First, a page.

Mike Gronstal

Mike Gronstal

The Iowa Senate’s Democratic leader says he doesn’t “condone” but does sympathize with the decision an eastern Iowa superintendent has made.

Davenport superintendent Art Tate announced this week that rather than cut staff, he will dip deeper into the district’s reserve funds and use more money than allowed by law to make up for a short-fall in state support. Senate Democratic Leader Mike Gronstal commented on the situation Thursday during his weekly news conference.

“I don’t condone lawbreaking, either by local superintendents or by House Republicans with the aid of Governor Branstad,” Gronstal said. “Here’s what Iowans need to know about this situation: this is simply the highest profile example of many discouraging events across our state.”

A statement issued by the Iowa Department of Education indicated the superintendent could be charged with a misdemeanor and could lose his job if he follows through on his plan. Tate argues the long-standing formula for distributing state aid to schools needs to be rewritten, to fix the advantage districts in more affluent areas have over districts like his.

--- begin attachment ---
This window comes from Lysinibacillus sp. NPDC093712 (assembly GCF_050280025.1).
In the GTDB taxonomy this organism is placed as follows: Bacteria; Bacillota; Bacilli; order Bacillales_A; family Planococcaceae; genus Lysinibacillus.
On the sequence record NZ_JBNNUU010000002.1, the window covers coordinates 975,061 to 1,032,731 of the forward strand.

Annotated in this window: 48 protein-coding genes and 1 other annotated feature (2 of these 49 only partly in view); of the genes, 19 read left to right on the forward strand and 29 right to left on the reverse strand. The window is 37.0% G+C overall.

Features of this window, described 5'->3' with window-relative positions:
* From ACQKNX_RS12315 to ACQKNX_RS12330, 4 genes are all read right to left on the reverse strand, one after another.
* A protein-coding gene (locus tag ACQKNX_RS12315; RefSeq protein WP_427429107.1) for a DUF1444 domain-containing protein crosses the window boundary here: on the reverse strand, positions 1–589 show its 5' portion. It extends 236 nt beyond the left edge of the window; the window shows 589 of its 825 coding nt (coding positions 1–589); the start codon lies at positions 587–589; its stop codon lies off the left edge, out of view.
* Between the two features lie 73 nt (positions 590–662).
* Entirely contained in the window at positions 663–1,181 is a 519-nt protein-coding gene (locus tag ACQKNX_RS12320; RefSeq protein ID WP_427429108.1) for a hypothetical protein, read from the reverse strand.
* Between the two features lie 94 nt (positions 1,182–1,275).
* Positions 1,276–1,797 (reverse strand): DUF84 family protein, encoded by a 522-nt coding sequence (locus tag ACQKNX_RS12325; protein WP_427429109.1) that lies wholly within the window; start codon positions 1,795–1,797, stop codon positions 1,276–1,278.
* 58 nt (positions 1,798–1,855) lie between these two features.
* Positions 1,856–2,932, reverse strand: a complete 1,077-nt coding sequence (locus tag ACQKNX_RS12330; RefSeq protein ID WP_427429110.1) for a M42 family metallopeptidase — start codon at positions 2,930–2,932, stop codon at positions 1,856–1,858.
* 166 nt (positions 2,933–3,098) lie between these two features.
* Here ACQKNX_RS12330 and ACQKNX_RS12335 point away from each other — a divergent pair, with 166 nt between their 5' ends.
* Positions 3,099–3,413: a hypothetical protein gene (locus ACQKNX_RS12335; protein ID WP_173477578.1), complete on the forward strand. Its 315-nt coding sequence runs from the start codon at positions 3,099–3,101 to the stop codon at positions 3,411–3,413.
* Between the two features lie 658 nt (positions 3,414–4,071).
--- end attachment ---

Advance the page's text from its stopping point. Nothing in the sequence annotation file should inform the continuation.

Tate has said he’s following the example of Republicans in the legislature who have failed to follow existing state law which requires school funding decisions to be made far in advance. Republicans balked at following the law and did not vote last year to set the amount of general state aid that should be forwarded to districts for the school year that begins in August. Gronstal said there were no meetings this week in the statehouse on the school funding subject and it’s time for Iowans to pester Republicans to make a decision.

“We need to show school boards like the Davenport School Board and to show students like the Davenport students that the State of Iowa will stop eroding our reputation for great schools,” Gronstal said Thursday.

Republicans have proposed a one-and-a-quarter percent increase in general state aid to district for the school year that begins this fall. Democrats propose a four percent increase. That’s a gulf of about $100 million dollars between the two parties.